Whatever the headline figures might be for the Consumer Prices Index, some sectors are facing far higher cost increases. Hospitality chiefs are reporting 14-18% inflation on input costs, construction has seen 70% rises in materials such as timber and bricks and the latest inflation numbers from The Office for National Statistics confirmed that across the manufacturing sector, input prices soared by 11.4% in September 2021 compared to a year earlier. The inevitable outcome for businesses is margin pressures and potentially lower profitability.
4. Debt levels
Government support for businesses during the pandemic has been well-meant and was vital in preventing the failure of huge numbers of viable businesses. The legacy has been a huge increase in borrowings, especially through the Bounce Back Loan Scheme, and a build up of legacy debt owed to HMRC and landlords. Owners and managers need to face up to the reality of paying this back and its impact on future trading prospects.
With so much debt already on board and the ongoing uncertainty about business trends, it will be vital to look at all existing sources of finance with a view to easing cash flow pressures perhaps by consolidating existing arrangements or negotiating revised terms and interest rates.
6. Counter-party failure risk
No business is an island, it exists as part of an eco-system along with its customers and its suppliers. The failure of the former will cause bad debts and the latter will threaten business interruption. The financial strength of all major customers and supply chain elements needs to be reviewed and steps taken to mitigate any risks.
7. Profitability and growth
Business thinking has long been dominated by top line obsession and an unhealthy focus on growth, best illustrated by the determination of major enterprises and their managers to be judged on this strange and misleading measure of EBITDA, pretending that somehow bottom-line profits are less relevant. The commercial world has facilitated and rewarded the busy fool syndrome.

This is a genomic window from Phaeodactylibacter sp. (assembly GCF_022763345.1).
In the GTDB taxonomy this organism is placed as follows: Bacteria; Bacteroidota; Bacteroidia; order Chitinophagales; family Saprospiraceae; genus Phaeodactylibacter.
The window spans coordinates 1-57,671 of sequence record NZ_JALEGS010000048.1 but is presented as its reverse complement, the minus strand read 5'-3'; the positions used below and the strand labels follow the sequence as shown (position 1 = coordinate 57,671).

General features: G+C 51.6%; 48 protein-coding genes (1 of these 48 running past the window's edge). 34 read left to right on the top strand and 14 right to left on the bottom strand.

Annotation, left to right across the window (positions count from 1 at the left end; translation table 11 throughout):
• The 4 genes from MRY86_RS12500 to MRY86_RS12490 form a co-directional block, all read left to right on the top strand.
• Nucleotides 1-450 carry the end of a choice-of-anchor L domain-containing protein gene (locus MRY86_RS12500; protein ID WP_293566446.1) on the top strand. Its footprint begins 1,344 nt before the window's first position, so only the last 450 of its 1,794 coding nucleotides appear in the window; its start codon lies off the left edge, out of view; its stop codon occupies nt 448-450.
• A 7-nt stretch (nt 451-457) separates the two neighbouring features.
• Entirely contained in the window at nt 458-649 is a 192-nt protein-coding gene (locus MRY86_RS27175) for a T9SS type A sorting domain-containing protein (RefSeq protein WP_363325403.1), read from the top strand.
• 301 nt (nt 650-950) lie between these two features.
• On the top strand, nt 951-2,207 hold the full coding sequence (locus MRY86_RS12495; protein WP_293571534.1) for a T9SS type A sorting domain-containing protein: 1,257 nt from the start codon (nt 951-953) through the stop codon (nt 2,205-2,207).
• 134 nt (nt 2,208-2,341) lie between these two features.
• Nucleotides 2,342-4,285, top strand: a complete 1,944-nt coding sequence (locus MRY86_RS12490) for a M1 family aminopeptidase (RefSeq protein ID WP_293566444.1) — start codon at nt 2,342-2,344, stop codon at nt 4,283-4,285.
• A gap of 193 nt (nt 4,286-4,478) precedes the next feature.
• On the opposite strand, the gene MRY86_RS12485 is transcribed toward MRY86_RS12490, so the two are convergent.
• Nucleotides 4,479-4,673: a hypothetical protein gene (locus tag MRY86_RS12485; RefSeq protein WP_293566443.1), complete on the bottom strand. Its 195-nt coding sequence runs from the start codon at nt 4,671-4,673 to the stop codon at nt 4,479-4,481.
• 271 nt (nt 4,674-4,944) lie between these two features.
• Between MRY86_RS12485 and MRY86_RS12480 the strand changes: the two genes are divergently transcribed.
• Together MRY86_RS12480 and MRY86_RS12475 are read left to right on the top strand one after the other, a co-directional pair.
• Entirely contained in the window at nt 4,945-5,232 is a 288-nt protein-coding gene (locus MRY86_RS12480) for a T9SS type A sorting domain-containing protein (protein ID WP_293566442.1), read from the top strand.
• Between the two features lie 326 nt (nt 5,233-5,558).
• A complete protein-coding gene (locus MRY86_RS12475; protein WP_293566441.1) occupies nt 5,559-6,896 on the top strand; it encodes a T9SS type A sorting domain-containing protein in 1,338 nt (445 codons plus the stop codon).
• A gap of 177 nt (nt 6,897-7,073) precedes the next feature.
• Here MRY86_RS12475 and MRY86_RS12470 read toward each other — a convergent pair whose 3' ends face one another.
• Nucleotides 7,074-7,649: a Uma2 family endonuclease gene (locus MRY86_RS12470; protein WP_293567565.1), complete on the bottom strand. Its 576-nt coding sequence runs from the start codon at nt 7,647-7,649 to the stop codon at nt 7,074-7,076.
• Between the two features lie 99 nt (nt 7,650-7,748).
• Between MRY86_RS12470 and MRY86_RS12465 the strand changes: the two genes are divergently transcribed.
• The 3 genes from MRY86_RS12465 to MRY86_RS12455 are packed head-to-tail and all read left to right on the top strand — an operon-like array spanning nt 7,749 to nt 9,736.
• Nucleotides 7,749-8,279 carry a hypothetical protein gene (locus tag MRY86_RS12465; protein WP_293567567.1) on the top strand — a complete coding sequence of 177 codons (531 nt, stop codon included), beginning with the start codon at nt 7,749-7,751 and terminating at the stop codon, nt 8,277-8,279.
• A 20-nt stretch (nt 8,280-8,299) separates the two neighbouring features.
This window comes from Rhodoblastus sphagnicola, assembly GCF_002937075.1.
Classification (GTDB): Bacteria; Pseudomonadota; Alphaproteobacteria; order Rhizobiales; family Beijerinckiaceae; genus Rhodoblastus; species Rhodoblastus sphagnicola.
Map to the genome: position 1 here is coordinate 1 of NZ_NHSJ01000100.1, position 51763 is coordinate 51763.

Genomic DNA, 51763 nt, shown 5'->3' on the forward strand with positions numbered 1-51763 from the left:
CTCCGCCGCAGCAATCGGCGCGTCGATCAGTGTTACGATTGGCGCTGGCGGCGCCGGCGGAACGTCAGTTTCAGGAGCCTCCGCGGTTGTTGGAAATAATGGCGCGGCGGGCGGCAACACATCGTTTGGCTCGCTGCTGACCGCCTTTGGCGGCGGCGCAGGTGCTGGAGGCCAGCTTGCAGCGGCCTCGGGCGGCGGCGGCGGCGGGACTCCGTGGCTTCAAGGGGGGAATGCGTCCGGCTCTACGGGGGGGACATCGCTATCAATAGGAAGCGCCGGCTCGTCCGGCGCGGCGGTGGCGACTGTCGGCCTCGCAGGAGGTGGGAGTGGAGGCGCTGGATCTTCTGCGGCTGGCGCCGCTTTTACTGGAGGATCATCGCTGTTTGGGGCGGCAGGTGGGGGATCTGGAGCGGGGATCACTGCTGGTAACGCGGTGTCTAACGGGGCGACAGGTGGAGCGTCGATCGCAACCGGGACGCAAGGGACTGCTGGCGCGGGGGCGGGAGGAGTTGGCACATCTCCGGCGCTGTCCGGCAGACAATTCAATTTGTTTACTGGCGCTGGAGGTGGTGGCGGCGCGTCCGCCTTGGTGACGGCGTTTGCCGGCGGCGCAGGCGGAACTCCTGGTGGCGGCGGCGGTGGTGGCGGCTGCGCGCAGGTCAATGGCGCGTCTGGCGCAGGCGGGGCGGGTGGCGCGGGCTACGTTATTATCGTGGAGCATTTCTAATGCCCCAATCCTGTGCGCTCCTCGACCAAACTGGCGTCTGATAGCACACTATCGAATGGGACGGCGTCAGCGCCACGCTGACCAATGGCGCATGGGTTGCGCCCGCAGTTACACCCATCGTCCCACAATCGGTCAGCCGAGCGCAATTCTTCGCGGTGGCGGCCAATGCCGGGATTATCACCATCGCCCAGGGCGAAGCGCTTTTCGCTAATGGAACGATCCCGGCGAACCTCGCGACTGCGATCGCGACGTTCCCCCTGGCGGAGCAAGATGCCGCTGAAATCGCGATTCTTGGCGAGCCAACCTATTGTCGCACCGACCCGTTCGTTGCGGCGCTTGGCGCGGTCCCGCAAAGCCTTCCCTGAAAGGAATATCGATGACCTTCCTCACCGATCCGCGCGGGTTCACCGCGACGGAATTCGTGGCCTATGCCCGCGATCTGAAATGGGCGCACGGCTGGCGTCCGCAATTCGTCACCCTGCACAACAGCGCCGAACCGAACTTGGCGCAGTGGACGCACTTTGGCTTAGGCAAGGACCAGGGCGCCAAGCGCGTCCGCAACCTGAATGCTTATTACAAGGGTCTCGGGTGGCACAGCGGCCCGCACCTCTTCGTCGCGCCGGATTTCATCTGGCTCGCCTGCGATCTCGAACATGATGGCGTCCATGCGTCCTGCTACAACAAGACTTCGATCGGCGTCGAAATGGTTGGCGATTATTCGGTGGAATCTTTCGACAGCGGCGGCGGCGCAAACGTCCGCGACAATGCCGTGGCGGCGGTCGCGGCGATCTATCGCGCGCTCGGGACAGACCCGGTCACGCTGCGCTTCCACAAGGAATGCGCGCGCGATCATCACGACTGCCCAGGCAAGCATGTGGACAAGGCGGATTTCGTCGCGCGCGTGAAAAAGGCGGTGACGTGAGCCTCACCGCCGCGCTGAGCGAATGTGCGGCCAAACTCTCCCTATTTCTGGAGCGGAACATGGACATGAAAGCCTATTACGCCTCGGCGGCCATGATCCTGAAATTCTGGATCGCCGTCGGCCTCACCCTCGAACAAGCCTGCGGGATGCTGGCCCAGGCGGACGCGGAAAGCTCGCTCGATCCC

The twin perils of high debt levels and inflationary margin pressures means that many businesses will have to look at shrinking their activity levels and focussing on higher returns from fewer customers, rather than chasing volume at the expense of profits. They should be mindful of the historic truth that uncontrolled and under-funded growth in the aftermath of economic shocks kills more companies than the recessions themselves.
8. Acquisition opportunities
Covid may have savaged the prospects of many UK businesses, but it has also created a host of opportunities for those with the ambition and the resources (both managerial and financial) to take advantage of them. Asset values have fallen and some owners are ready to exit after almost two years of the toughest times of their careers. Is this the right time to expand by acquisition or merger?
Gaining a comprehensive picture
The factors outlined above are only some of the major issues potentially facing businesses, many others also need consideration and there will be specific challenges unique to individual sectors. Some larger enterprises may have the resources and spare management capacity to undertake the wide-ranging review necessary right now, but this will be mission impossible for most without outside assistance.
Equally, it is remarkably hard for owners and managers to be sufficiently objective about their businesses to take the tough decisions the reviews will inevitably prompt, or to ask themselves the difficult questions inherent in such reviews. Using independent specialists is a positive step and is likely to produce a more comprehensive picture of the challenges faced and the options available to address them.
What cannot be in doubt is the urgent need for businesses to carry out a comprehensive post-pandemic strategic review. Not doing so is likely to be dangerous complacency at such a pivotal time.
If you believe your business could be impacted by these issues and you would like to arrange an initial meeting to discuss the best way forward, contact us at your nearest local office to arrange a no obligation and confidential call with one of our Partners. Our ethos has always been to engage with those facing difficulties with a constructive and positive attitude.